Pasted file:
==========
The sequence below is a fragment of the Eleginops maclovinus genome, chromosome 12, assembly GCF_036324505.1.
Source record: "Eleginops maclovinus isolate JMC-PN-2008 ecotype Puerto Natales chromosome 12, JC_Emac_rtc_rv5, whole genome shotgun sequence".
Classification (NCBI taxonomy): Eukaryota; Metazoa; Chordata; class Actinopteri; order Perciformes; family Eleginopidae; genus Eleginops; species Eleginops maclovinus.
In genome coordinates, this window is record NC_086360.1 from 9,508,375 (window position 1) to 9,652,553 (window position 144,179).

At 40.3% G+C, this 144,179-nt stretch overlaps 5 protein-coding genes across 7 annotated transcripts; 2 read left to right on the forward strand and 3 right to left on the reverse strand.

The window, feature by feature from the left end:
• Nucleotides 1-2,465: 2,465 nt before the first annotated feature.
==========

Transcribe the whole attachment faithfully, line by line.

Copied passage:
The sequence below is a fragment of the Eleginops maclovinus genome, chromosome 12, assembly GCF_036324505.1.
Source record: "Eleginops maclovinus isolate JMC-PN-2008 ecotype Puerto Natales chromosome 12, JC_Emac_rtc_rv5, whole genome shotgun sequence".
Classification (NCBI taxonomy): Eukaryota; Metazoa; Chordata; class Actinopteri; order Perciformes; family Eleginopidae; genus Eleginops; species Eleginops maclovinus.
In genome coordinates, this window is record NC_086360.1 from 9,508,375 (window position 1) to 9,652,553 (window position 144,179).

At 40.3% G+C, this 144,179-nt stretch overlaps 5 protein-coding genes across 7 annotated transcripts; 2 read left to right on the forward strand and 3 right to left on the reverse strand.

The window, feature by feature from the left end:
• Nucleotides 1-2,465: 2,465 nt before the first annotated feature.